He’s one of the world’s leading experts on the sophisticated, probabilistic financial-market techniques used by Wall Street arbitrageurs and investment bankers. Even so, USC’s newest full professor of mathematics says students who hope to learn to beat the market need to adjust their expectations.
“The basic models we use don’t teach you how to take advantage of the market, but that you cannot take advantage of the market,” explains Jaksa Cvitanic, who arrived at USC this semester from Columbia University.
Center for Applied Mathematics Director Boris Rozovsky, a member of the search committee that recruited Cvitanic, calls him “the best younger researcher in the field in the United States.”
Rozovsky expects the new professor to become a nucleus, as early as the year 2000, for an interdisciplinary group in computational finance involving mathematics, economics and business, with a research laboratory in the College of Letters, Arts and Sciences and a trading laboratory in the Marshall School of Business.
Cvitanic is already working with fellow Columbia University emigrés Fulvio Ortu and Fernando Zapatero, both assistant professors in the Marshall School’s department of finance and business economics, and with professor Michael Magill of the department of economics.
The field of computational finance is in high academic demand, and so are its graduates. Cvitanic’s former graduate students are found at such firms as Goldman Sachs and J.P. Morgan.
CVITANIC’S RESEARCH grows out of the work of 1997 Nobel laureates in economics Myron S. Scholes and Robert Merton, who showed how (in a perfect, “frictionless” market without transaction costs) money managers could insulate themselves from risk using sophisticated hedging strategies.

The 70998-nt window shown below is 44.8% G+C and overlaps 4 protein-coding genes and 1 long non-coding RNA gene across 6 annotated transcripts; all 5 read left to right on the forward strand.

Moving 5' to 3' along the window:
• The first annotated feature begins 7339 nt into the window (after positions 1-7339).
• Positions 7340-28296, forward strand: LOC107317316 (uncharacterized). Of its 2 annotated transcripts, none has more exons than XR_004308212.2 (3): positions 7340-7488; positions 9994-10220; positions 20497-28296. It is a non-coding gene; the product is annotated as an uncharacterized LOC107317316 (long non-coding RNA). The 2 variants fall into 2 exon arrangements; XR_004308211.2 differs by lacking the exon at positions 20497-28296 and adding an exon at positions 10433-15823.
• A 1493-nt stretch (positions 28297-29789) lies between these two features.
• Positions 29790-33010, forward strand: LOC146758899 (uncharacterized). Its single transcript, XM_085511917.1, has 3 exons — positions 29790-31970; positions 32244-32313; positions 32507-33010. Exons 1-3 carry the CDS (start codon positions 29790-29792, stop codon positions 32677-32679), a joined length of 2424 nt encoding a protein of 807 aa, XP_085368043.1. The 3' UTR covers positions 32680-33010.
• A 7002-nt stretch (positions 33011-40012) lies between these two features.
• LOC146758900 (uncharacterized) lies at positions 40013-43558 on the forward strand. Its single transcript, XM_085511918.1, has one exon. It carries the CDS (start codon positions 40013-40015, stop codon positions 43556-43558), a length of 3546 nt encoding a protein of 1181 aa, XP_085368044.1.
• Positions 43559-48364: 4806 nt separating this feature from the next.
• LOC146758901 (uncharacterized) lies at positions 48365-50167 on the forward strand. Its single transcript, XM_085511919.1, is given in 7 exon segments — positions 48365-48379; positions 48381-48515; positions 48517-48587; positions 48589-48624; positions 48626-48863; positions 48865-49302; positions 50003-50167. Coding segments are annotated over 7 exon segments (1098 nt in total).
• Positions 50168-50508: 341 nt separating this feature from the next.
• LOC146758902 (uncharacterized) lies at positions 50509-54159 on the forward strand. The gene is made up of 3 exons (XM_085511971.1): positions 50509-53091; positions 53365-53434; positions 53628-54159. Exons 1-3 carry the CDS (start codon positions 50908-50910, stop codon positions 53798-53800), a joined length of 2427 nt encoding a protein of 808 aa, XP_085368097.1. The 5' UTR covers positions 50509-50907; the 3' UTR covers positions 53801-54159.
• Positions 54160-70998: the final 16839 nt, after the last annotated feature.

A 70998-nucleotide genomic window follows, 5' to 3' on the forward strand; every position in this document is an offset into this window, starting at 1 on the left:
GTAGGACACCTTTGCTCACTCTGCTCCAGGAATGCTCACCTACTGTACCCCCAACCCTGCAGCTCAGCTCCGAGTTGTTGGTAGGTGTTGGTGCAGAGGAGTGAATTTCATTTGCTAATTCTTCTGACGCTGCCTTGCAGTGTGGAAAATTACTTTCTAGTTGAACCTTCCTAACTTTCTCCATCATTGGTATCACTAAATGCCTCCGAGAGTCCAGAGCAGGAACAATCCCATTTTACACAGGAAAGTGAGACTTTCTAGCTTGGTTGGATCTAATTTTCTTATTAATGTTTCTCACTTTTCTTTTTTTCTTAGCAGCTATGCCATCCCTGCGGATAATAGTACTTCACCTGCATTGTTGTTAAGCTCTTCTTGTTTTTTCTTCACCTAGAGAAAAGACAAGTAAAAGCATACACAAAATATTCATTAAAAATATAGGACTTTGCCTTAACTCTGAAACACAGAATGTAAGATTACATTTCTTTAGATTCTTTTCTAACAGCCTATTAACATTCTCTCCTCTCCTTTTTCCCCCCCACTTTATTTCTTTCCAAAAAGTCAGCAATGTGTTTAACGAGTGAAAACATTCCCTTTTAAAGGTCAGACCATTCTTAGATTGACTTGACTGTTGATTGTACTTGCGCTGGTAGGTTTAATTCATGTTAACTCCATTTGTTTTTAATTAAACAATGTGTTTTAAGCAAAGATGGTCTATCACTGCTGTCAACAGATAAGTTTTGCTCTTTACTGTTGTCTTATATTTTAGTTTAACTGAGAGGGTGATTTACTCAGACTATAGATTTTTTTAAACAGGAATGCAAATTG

Scholes and Merton subsequently gained non-Nobel fame as principals in Long Term Capital Management, the multibillion dollar hedge fund that almost collapsed in 1998.
In an influential paper, Cvitanic showed that if the market imposes any transaction costs, however small, optimal strategy changes. A static, one-time, one-transaction strategy, while expensive, works better than a dynamic one involving multiple trades. (“There is No Non-Trivial Hedging Portfolio for Option Pricing with Transaction Costs,” Annals of Applied Probability, vol. 5, pp. 327-355.)
Cvitanic is now co-editing a “Handbook on Mathematical Finance” and serves as associate editor of three journals, the Annals of Applied Probability, Asia-Pacific Financial Markets and the Mathematics of Operations Research.
A NATIVE OF Croatia, Cvitanic received his B.A. in mathematics from the University of Zagreb and his Ph.D. from Columbia University, where he subsequently became an associate professor before moving to USC.
He lives in Manhattan Beach. “It’s different,” said Cvitanic, “but I like it better than Manhattan.”